I find this setup intriguing, the first sight of the hero is promising, but it needs a lot of work before it’s readable.

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  37. Mothella
    Aug 23, 2008 @ 22:23:25

    The opening would NOT make me want to buy this book. At all. I would have put it down after the first paragraph. Especially if Mr. Sexist Alpha-Male gone bad is our hero.

    And if that hadn’t been the clincher there was too, too much navel-gazing info-dump on the first page. It’s jarring and unnecessary and almost impossible to get through- certainly not enjoyable to get through- which should be your aim. Don’t forget that, if this stuff is really all that important, you have 300 some odd pages left to get it into the story. Readers don’t need to- or really want to- know absolutely everything about the last 15 years of the character’s life on the first PAGE.

    I too had problems with someone thinking about their own facial expression like that.

    Oh and 99,000 words isn’t that a bit…long? I’m not up on standard Romance word counts, but generally the cap for anything that’s not space-opera or high fantasy is 85K to 90K. You got about 10,000 extra words, buddy.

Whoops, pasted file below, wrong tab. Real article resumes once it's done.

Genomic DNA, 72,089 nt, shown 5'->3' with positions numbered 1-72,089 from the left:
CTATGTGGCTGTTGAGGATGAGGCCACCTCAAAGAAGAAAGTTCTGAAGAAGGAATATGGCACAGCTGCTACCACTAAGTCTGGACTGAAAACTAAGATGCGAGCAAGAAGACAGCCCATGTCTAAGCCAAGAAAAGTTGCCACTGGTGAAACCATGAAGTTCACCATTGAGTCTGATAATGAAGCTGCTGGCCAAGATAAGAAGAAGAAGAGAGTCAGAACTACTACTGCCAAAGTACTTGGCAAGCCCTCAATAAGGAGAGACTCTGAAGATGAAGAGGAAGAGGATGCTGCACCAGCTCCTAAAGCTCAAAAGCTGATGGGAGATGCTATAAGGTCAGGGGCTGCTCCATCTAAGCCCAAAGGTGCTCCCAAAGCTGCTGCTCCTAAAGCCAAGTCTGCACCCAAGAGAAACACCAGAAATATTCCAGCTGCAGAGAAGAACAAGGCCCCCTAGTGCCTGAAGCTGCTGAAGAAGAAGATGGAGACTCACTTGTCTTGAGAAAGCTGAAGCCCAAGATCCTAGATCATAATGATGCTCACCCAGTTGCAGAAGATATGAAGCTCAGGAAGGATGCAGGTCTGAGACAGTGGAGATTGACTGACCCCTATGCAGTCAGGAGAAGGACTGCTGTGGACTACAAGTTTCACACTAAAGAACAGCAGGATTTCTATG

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  38. Dee
    Aug 24, 2008 @ 00:09:17

    Umm…this kinda reminds me of Dark Prince by Christine Feehan. The deep insightful (macho) leader contemplated the future and past downfall of his country/people…..

    Hated the first paragraph, but storyline sounds decent

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  39. Ann Somerville
    Aug 24, 2008 @ 01:40:17

    I'm not up on standard Romance word counts, but generally the cap for anything that's not space-opera or high fantasy is 85K to 90K. You got about 10,000 extra words, buddy.